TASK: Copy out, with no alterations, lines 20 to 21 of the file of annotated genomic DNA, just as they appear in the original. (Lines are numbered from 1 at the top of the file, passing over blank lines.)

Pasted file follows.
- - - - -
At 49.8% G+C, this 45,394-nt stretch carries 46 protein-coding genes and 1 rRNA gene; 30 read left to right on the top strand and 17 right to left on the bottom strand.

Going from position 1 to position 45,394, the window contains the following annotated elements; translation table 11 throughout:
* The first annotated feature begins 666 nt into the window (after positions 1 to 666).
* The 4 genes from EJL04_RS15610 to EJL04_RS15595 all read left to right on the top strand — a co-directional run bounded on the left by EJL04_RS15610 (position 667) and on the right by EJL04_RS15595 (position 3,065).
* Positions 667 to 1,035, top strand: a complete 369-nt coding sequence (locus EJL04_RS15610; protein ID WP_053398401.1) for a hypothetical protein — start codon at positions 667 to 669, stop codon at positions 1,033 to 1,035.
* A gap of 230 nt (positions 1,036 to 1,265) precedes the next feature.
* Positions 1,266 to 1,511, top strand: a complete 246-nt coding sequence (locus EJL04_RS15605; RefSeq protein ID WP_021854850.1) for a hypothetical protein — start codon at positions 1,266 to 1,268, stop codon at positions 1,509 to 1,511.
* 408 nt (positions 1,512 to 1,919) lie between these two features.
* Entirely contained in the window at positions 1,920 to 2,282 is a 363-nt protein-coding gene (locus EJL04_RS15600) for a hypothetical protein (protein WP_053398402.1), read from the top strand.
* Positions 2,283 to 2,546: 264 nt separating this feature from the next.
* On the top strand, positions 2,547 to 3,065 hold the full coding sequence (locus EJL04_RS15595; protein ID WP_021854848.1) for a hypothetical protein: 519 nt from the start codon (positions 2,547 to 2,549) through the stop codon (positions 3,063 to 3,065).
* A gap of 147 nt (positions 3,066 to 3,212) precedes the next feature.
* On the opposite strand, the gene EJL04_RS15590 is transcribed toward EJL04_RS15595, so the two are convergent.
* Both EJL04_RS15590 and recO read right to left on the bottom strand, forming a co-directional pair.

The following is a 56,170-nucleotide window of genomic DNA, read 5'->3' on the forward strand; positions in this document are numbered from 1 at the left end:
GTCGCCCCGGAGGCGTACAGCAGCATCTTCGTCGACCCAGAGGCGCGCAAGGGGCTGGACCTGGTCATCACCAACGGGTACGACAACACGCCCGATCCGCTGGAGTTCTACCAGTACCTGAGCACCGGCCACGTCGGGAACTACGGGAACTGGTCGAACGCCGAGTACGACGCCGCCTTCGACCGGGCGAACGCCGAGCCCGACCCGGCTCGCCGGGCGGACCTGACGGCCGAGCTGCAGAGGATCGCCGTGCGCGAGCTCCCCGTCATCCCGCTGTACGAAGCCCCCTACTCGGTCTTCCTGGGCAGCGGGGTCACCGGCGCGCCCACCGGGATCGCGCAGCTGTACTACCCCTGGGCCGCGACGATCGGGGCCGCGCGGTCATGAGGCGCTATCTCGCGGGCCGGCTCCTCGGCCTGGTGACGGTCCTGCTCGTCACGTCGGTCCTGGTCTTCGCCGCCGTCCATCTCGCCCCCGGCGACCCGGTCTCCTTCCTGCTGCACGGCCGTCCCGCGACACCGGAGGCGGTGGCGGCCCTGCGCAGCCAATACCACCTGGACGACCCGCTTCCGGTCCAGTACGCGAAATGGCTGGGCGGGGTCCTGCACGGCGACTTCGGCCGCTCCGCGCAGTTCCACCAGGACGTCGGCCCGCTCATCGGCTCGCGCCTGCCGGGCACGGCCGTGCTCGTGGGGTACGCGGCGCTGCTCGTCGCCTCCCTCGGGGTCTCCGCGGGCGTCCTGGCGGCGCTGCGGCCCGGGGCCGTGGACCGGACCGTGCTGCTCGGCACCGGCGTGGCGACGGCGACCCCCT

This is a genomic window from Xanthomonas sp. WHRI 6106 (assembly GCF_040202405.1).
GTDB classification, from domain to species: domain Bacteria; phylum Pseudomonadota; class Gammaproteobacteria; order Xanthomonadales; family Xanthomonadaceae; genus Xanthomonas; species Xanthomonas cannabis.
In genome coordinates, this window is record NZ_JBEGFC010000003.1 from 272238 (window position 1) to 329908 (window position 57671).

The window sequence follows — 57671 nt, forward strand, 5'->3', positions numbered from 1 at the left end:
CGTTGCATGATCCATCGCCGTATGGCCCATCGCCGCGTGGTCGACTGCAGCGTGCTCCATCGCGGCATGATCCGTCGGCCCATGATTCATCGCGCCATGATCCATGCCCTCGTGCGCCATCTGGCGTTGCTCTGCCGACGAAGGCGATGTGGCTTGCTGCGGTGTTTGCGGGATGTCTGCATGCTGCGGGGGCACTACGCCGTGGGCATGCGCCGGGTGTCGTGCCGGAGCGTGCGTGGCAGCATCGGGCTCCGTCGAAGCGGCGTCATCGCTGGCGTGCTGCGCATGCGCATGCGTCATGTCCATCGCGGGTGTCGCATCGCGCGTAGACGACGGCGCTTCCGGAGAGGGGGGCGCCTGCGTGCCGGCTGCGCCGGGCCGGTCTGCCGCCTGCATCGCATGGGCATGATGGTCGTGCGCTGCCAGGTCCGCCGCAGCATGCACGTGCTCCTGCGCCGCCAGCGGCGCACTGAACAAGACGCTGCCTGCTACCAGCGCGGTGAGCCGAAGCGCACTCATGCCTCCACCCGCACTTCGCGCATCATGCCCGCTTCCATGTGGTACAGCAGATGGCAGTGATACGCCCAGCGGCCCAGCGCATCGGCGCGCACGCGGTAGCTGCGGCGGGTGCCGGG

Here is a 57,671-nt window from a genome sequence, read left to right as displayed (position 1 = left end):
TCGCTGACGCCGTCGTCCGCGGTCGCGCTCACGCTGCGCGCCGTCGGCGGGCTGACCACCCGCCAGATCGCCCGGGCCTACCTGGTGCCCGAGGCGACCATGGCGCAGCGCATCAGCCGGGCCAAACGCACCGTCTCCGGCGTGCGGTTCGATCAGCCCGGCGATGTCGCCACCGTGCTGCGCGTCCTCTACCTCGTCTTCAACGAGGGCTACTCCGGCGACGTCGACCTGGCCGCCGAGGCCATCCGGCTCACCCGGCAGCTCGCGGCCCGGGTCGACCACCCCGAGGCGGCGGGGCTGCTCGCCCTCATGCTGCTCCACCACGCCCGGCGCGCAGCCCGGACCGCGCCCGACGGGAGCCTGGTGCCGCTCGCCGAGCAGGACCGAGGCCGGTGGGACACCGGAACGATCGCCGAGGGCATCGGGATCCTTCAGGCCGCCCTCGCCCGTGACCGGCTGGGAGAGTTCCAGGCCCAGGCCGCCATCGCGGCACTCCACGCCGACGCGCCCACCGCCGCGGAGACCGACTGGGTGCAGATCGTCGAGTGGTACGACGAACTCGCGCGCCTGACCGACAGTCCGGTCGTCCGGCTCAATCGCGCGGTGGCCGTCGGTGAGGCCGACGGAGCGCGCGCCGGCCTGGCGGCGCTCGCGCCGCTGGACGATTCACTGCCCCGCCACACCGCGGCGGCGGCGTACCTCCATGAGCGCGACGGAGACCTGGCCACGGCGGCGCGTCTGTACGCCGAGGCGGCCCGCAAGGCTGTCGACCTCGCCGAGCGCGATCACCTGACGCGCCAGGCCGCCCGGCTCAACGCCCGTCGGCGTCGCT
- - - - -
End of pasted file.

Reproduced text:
The window sequence follows — 57671 nt, forward strand, 5'->3', positions numbered from 1 at the left end:
CGTTGCATGATCCATCGCCGTATGGCCCATCGCCGCGTGGTCGACTGCAGCGTGCTCCATCGCGGCATGATCCGTCGGCCCATGATTCATCGCGCCATGATCCATGCCCTCGTGCGCCATCTGGCGTTGCTCTGCCGACGAAGGCGATGTGGCTTGCTGCGGTGTTTGCGGGATGTCTGCATGCTGCGGGGGCACTACGCCGTGGGCATGCGCCGGGTGTCGTGCCGGAGCGTGCGTGGCAGCATCGGGCTCCGTCGAAGCGGCGTCATCGCTGGCGTGCTGCGCATGCGCATGCGTCATGTCCATCGCGGGTGTCGCATCGCGCGTAGACGACGGCGCTTCCGGAGAGGGGGGCGCCTGCGTGCCGGCTGCGCCGGGCCGGTCTGCCGCCTGCATCGCATGGGCATGATGGTCGTGCGCTGCCAGGTCCGCCGCAGCATGCACGTGCTCCTGCGCCGCCAGCGGCGCACTGAACAAGACGCTGCCTGCTACCAGCGCGGTGAGCCGAAGCGCACTCATGCCTCCACCCGCACTTCGCGCATCATGCCCGCTTCCATGTGGTACAGCAGATGGCAGTGATACGCCCAGCGGCCCAGCGCATCGGCGCGCACGCGGTAGCTGCGGCGGGTGCCGGG